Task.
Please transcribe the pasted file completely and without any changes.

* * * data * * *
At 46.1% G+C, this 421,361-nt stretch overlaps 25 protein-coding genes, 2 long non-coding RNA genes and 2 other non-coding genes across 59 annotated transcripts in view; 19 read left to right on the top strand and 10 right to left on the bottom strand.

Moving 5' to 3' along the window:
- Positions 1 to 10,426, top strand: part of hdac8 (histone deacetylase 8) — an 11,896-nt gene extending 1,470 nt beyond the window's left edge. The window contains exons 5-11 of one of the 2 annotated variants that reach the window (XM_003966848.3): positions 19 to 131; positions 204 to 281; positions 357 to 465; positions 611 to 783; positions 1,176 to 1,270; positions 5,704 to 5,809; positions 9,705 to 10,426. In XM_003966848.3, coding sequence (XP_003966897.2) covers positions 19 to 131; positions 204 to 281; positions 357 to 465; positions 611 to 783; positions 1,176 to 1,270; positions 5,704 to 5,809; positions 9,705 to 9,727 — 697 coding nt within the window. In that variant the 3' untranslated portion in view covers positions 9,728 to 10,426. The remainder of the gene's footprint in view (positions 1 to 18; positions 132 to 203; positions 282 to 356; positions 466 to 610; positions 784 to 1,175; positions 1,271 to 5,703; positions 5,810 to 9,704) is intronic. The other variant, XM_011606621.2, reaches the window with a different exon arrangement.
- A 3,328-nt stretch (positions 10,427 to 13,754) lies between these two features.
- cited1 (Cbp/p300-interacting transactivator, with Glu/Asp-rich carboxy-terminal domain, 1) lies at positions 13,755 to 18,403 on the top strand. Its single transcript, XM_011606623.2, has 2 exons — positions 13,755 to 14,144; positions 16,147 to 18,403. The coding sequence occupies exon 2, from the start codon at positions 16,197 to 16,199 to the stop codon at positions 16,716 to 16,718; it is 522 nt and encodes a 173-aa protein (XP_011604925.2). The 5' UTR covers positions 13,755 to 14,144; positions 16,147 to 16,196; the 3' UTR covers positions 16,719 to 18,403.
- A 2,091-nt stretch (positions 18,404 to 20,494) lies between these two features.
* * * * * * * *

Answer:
At 46.1% G+C, this 421,361-nt stretch overlaps 25 protein-coding genes, 2 long non-coding RNA genes and 2 other non-coding genes across 59 annotated transcripts in view; 19 read left to right on the top strand and 10 right to left on the bottom strand.

Moving 5' to 3' along the window:
- Positions 1 to 10,426, top strand: part of hdac8 (histone deacetylase 8) — an 11,896-nt gene extending 1,470 nt beyond the window's left edge. The window contains exons 5-11 of one of the 2 annotated variants that reach the window (XM_003966848.3): positions 19 to 131; positions 204 to 281; positions 357 to 465; positions 611 to 783; positions 1,176 to 1,270; positions 5,704 to 5,809; positions 9,705 to 10,426. In XM_003966848.3, coding sequence (XP_003966897.2) covers positions 19 to 131; positions 204 to 281; positions 357 to 465; positions 611 to 783; positions 1,176 to 1,270; positions 5,704 to 5,809; positions 9,705 to 9,727 — 697 coding nt within the window. In that variant the 3' untranslated portion in view covers positions 9,728 to 10,426. The remainder of the gene's footprint in view (positions 1 to 18; positions 132 to 203; positions 282 to 356; positions 466 to 610; positions 784 to 1,175; positions 1,271 to 5,703; positions 5,810 to 9,704) is intronic. The other variant, XM_011606621.2, reaches the window with a different exon arrangement.
- A 3,328-nt stretch (positions 10,427 to 13,754) lies between these two features.
- cited1 (Cbp/p300-interacting transactivator, with Glu/Asp-rich carboxy-terminal domain, 1) lies at positions 13,755 to 18,403 on the top strand. Its single transcript, XM_011606623.2, has 2 exons — positions 13,755 to 14,144; positions 16,147 to 18,403. The coding sequence occupies exon 2, from the start codon at positions 16,197 to 16,199 to the stop codon at positions 16,716 to 16,718; it is 522 nt and encodes a 173-aa protein (XP_011604925.2). The 5' UTR covers positions 13,755 to 14,144; positions 16,147 to 16,196; the 3' UTR covers positions 16,719 to 18,403.
- A 2,091-nt stretch (positions 18,404 to 20,494) lies between these two features.